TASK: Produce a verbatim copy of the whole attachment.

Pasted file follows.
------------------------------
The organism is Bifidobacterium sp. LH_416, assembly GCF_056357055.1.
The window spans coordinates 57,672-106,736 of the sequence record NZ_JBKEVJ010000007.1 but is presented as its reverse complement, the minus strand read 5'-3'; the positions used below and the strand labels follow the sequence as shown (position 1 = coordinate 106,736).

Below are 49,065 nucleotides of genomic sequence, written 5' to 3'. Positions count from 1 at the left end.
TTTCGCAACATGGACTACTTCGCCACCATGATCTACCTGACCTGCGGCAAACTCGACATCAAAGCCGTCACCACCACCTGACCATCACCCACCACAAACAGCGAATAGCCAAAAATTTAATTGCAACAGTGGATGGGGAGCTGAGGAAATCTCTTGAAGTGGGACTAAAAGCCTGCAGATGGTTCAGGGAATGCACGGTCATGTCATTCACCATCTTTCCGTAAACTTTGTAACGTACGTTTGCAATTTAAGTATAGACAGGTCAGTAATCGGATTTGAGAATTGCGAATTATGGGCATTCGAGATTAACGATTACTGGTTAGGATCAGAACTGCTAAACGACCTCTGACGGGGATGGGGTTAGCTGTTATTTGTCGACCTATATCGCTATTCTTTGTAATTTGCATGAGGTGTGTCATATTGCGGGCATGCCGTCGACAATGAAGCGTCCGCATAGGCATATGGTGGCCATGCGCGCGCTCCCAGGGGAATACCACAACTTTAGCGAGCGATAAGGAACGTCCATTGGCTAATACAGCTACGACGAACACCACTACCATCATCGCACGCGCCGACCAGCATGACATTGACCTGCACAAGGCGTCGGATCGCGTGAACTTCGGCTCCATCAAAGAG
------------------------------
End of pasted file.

The organism is Bifidobacterium sp. LH_416, assembly GCF_056357055.1.
The window spans coordinates 57,672-106,736 of the sequence record NZ_JBKEVJ010000007.1 but is presented as its reverse complement, the minus strand read 5'-3'; the positions used below and the strand labels follow the sequence as shown (position 1 = coordinate 106,736).

Below are 49,065 nucleotides of genomic sequence, written 5' to 3'. Positions count from 1 at the left end.
TTTCGCAACATGGACTACTTCGCCACCATGATCTACCTGACCTGCGGCAAACTCGACATCAAAGCCGTCACCACCACCTGACCATCACCCACCACAAACAGCGAATAGCCAAAAATTTAATTGCAACAGTGGATGGGGAGCTGAGGAAATCTCTTGAAGTGGGACTAAAAGCCTGCAGATGGTTCAGGGAATGCACGGTCATGTCATTCACCATCTTTCCGTAAACTTTGTAACGTACGTTTGCAATTTAAGTATAGACAGGTCAGTAATCGGATTTGAGAATTGCGAATTATGGGCATTCGAGATTAACGATTACTGGTTAGGATCAGAACTGCTAAACGACCTCTGACGGGGATGGGGTTAGCTGTTATTTGTCGACCTATATCGCTATTCTTTGTAATTTGCATGAGGTGTGTCATATTGCGGGCATGCCGTCGACAATGAAGCGTCCGCATAGGCATATGGTGGCCATGCGCGCGCTCCCAGGGGAATACCACAACTTTAGCGAGCGATAAGGAACGTCCATTGGCTAATACAGCTACGACGAACACCACTACCATCATCGCACGCGCCGACCAGCATGACATTGACCTGCACAAGGCGTCGGATCGCGTGAACTTCGGCTCCATCAAAGAG